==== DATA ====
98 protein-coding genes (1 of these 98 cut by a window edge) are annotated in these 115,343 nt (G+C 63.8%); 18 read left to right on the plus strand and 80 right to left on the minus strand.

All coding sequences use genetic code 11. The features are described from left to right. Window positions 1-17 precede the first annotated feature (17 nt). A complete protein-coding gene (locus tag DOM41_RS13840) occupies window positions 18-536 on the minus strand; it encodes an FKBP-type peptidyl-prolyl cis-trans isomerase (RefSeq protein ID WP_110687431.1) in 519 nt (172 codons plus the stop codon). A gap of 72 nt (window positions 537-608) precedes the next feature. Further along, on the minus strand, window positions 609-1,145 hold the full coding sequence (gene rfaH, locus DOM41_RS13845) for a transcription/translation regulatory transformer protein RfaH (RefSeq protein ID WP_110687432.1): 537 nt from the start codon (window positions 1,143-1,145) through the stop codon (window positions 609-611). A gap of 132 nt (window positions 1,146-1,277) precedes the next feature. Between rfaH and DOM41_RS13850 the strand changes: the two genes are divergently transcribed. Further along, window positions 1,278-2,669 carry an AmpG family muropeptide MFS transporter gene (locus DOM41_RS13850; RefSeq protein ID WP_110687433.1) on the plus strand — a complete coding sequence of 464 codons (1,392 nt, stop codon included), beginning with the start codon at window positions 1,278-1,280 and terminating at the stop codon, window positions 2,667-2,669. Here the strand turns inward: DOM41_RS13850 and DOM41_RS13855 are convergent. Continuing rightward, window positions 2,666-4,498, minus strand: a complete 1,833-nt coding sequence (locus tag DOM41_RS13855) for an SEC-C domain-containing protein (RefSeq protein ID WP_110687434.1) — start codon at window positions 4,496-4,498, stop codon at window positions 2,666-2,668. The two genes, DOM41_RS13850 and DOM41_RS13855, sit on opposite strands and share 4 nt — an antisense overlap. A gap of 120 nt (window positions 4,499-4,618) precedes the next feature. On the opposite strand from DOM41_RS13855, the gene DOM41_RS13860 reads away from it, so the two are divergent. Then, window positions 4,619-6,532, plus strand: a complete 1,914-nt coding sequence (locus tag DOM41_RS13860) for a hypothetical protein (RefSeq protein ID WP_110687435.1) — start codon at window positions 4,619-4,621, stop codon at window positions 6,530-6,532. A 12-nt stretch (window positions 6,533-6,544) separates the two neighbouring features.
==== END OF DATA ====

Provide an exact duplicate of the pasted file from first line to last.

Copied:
98 protein-coding genes (1 of these 98 cut by a window edge) are annotated in these 115,343 nt (G+C 63.8%); 18 read left to right on the plus strand and 80 right to left on the minus strand.

All coding sequences use genetic code 11. The features are described from left to right. Window positions 1-17 precede the first annotated feature (17 nt). A complete protein-coding gene (locus tag DOM41_RS13840) occupies window positions 18-536 on the minus strand; it encodes an FKBP-type peptidyl-prolyl cis-trans isomerase (RefSeq protein ID WP_110687431.1) in 519 nt (172 codons plus the stop codon). A gap of 72 nt (window positions 537-608) precedes the next feature. Further along, on the minus strand, window positions 609-1,145 hold the full coding sequence (gene rfaH, locus DOM41_RS13845) for a transcription/translation regulatory transformer protein RfaH (RefSeq protein ID WP_110687432.1): 537 nt from the start codon (window positions 1,143-1,145) through the stop codon (window positions 609-611). A gap of 132 nt (window positions 1,146-1,277) precedes the next feature. Between rfaH and DOM41_RS13850 the strand changes: the two genes are divergently transcribed. Further along, window positions 1,278-2,669 carry an AmpG family muropeptide MFS transporter gene (locus DOM41_RS13850; RefSeq protein ID WP_110687433.1) on the plus strand — a complete coding sequence of 464 codons (1,392 nt, stop codon included), beginning with the start codon at window positions 1,278-1,280 and terminating at the stop codon, window positions 2,667-2,669. Here the strand turns inward: DOM41_RS13850 and DOM41_RS13855 are convergent. Continuing rightward, window positions 2,666-4,498, minus strand: a complete 1,833-nt coding sequence (locus tag DOM41_RS13855) for an SEC-C domain-containing protein (RefSeq protein ID WP_110687434.1) — start codon at window positions 4,496-4,498, stop codon at window positions 2,666-2,668. The two genes, DOM41_RS13850 and DOM41_RS13855, sit on opposite strands and share 4 nt — an antisense overlap. A gap of 120 nt (window positions 4,499-4,618) precedes the next feature. On the opposite strand from DOM41_RS13855, the gene DOM41_RS13860 reads away from it, so the two are divergent. Then, window positions 4,619-6,532, plus strand: a complete 1,914-nt coding sequence (locus tag DOM41_RS13860) for a hypothetical protein (RefSeq protein ID WP_110687435.1) — start codon at window positions 4,619-4,621, stop codon at window positions 6,530-6,532. A 12-nt stretch (window positions 6,533-6,544) separates the two neighbouring features.